Body and Space

Essay on Suzuki Tadashi’s post-humanist-humanist creative thinking


The paper presents Suzuki Tadashi’s theatrical thinking, with a special focus on his insights into the body and space. It introduces the key stages of his creative career and discusses why the director sees the social function of theatre as primarily critical. Following a discussion of the importance of artistic reflections, the author discusses Suzuki’s unique insights, contextualising them with an interpretation of the Japanese cultural tradition. The paper depicts the actor’s body and the theatrical space as an inseparable unit, and their interdependent relationship is elucidated in the theatrical act. Continuing this idea, the author frames Suzuki’s humanist philosophy with some of the claims of postphenomenology.

Keywords: Suzuki Tadashi, Suzuki actor training method, body and space, bodymind, bodyworld

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“As I was constantly searching for ways to achieve my creative goals, I went against these tendencies and decided to work without sacrificing my ideals.”
(Suzuki Tadashi: Culture is the Body1)

Suzuki Tadashi’s theatrical thinking and philosophy is extremely complex and multifaceted. His work is constantly in contact with tradition, which he constantly questions, reimagines and represents according to the socio-cultural context and problems of the present. In order to resolve the paradox in the title, I first need to present Suzuki’s oeuvre from a broader perspective, and then turn to the relationship between body and space, showing how the director anticipates the thinking of his time.2

Suzuki’s track record is an inspiration in itself. Joining the Waseda Jiyū Butai, the theatre circle at Waseda Jiyū University in Tokyo, he has been experimenting with theatrical expression since the 1950s. In contrast to the Japanese realistic theatre trend, the shingeki, he sought his own theatrical thinking and formal language in his early theatre works. In the 1960s, after leaving the university group, he founded first Jiyū Butai and then Waseda Shōgekijō in 1966 (Goto 1988, 46). Although the critical reception of his performances was not always favourable at first, their production of A kis gyufaáruslány [The Little Match Girl], co-edited and produced with playwright Minoru Betsuyaku, brought Suzuki and Waseda Shōgekijō professional recognition in 1966.

Along with Kara Jūrō, Terayama Shūji, Satō Makoto and Őta Shōgo, Suzuki would become one of the most influential creators of the angura movement, which was opposed to the Japanese mainstream, questioned shingeki and sought other forms of expression (Goto 1988, 9‒10). Angura is a shortened form of andãgurando, which evolved from the use of the English word underground in Japanese theatre parlance. Suzuki opens Waseda Shōgekijō’s studio building on the roof of Tokyo’s Mon Cheri café with A kis gyufaáruslány [The Little Match Girl] (Goto 1988, 46‒50). His theatrical experiments turn towards the physicality of the actor, seeking full-bodied expression and the creation of a formal language that can bridge the gap between classical performance traditions and contemporary theatrical messages.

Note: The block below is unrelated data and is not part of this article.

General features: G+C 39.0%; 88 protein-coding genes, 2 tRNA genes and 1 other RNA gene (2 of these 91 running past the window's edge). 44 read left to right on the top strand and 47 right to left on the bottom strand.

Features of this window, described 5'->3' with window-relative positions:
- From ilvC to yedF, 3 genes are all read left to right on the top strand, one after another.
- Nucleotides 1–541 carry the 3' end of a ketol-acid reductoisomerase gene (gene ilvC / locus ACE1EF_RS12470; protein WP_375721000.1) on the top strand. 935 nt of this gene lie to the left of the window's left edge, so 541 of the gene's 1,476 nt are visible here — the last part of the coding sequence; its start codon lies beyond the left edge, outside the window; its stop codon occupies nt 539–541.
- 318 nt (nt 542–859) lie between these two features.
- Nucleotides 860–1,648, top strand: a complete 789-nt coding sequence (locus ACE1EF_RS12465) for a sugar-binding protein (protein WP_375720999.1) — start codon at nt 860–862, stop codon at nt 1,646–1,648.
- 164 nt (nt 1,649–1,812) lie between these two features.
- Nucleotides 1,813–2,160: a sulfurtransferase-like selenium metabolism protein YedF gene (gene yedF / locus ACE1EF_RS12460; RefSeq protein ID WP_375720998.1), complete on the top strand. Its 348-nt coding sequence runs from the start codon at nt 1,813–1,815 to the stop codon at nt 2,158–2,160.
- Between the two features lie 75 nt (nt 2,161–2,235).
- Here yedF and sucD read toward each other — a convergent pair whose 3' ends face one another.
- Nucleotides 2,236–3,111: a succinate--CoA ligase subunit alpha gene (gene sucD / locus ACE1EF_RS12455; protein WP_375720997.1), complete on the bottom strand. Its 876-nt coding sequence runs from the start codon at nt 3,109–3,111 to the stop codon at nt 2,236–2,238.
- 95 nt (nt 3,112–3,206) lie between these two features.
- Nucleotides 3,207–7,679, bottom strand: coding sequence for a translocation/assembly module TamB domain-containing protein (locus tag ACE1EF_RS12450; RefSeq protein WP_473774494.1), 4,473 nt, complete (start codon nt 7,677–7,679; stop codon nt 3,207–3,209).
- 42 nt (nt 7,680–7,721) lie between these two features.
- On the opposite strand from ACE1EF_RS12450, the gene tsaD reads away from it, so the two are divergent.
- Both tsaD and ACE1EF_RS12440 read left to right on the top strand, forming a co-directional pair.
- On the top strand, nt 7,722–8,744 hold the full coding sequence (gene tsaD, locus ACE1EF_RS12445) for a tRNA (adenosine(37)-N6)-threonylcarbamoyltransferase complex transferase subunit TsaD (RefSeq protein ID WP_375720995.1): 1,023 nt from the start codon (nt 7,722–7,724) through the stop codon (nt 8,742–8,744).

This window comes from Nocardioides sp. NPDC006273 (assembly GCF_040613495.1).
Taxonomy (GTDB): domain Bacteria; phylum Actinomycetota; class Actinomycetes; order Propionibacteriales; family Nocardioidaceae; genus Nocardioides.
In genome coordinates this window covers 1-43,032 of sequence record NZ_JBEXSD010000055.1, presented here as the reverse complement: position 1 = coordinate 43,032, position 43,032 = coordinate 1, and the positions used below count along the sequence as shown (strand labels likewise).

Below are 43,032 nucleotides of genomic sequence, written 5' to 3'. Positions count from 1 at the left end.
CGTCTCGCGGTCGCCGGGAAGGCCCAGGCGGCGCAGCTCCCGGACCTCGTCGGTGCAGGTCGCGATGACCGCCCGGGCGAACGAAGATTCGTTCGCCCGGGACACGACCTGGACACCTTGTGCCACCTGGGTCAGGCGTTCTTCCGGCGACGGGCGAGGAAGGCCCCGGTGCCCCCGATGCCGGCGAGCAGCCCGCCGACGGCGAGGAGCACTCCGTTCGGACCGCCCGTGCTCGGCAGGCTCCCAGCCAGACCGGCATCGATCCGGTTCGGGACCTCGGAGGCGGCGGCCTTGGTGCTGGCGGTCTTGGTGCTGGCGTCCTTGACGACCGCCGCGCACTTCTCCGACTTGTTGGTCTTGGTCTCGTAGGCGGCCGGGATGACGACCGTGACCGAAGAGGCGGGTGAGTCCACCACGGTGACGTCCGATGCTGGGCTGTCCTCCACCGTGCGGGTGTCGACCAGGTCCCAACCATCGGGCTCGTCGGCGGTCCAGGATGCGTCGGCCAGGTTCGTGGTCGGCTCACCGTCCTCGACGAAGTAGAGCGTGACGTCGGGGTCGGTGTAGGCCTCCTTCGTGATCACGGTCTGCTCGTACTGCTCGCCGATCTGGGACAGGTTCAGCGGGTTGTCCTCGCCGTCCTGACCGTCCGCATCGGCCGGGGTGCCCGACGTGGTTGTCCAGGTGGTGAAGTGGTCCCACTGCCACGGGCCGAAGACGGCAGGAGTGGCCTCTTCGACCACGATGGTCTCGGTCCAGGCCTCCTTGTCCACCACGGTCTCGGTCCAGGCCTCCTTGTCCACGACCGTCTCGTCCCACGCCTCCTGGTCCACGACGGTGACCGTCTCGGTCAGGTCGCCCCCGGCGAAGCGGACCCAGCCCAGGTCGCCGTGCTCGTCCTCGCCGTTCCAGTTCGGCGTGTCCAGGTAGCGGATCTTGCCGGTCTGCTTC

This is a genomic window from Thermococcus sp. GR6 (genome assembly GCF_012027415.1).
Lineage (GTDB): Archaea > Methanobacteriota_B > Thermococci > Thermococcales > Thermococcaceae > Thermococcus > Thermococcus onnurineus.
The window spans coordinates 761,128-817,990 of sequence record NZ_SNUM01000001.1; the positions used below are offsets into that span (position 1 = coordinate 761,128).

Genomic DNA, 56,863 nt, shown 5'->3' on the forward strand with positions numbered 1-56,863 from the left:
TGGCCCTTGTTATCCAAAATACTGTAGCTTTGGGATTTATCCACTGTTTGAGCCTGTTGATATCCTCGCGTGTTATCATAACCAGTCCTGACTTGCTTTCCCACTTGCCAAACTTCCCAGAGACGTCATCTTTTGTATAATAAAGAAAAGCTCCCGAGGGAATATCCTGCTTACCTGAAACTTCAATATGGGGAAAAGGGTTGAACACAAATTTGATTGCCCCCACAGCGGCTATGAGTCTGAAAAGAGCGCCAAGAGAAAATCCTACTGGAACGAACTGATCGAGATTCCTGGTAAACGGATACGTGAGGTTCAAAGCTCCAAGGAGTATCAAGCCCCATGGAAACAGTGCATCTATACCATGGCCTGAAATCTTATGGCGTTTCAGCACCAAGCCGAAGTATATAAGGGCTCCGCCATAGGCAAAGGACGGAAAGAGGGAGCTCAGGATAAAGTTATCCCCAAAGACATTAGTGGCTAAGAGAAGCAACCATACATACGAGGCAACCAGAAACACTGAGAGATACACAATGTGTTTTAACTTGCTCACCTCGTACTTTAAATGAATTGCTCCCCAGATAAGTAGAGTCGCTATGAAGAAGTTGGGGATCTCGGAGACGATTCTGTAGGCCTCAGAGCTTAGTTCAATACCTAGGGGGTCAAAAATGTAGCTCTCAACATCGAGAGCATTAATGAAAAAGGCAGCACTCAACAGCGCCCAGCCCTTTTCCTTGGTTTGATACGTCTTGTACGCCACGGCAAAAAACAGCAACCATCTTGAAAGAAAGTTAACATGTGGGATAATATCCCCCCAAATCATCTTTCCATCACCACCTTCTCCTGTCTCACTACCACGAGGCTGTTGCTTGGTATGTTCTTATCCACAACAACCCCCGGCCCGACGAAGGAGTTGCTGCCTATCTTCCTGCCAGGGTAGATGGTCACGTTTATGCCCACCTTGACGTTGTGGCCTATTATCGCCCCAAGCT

In the late 1960s and early 1970s, he and his company achieved breakthrough success, and in 1972 Jean-Louis Barrault invited them to Paris for a festival, which proved to be a revelatory experience for Suzuki. According to his description, Kanze Hisao’s performance of the nó revealed a new strength for him. He recognised the liveliness and exquisite theatricality of the nó as it emerged from its own medium (Suzuki 1987, 71‒72). Suzuki’s thinking in the 1970s was embodied in a search for methodology. Through constant experimentation, he begins to develop the Suzuki method of actor training, which functions as a continuous training for his company. In the 1970s, the director enjoyed success after success, including the premiere of his emblematic production of A trójai nők (The Trojan Women) in 1974. In 1976, Suzuki moved his headquarters from Tokyo to the mountain village of Toga in Toyama Prefecture and changed the name of his company to Suzuki Company of Toga (SCOT). It is from this village that his art, pedagogy and thinking have become known worldwide over the last fifty years. Suzuki, in establishing his rural centre, joined the wave that characterised the work of Copeau, Grotowski, Barba and Staniewski: the isolated medium became an integral part of his way of working. What makes SCOT’s work unique, however, is that they are not only creating a thriving cultural centre, but also integrating it into the international theatre circuit by hosting tours and international events. In 1982, Suzuki established the first international theatre festival in Japan, the Toga Festival, which has been held every year since. In addition to the continued development and expansion of Toga Arts Park, Suzuki also took on the artistic direction of Art Company Mito (ACM) from 1989-1995 and the Shizuoka Performing Art Centre from 1995-2007. It would be beyond the scope of this essay to list Suzuki’s Japanese and international accolades, so I will not go into that. The trajectory of his career clearly places him among the most influential theatre-makers and thinkers of the 20th and 21st centuries.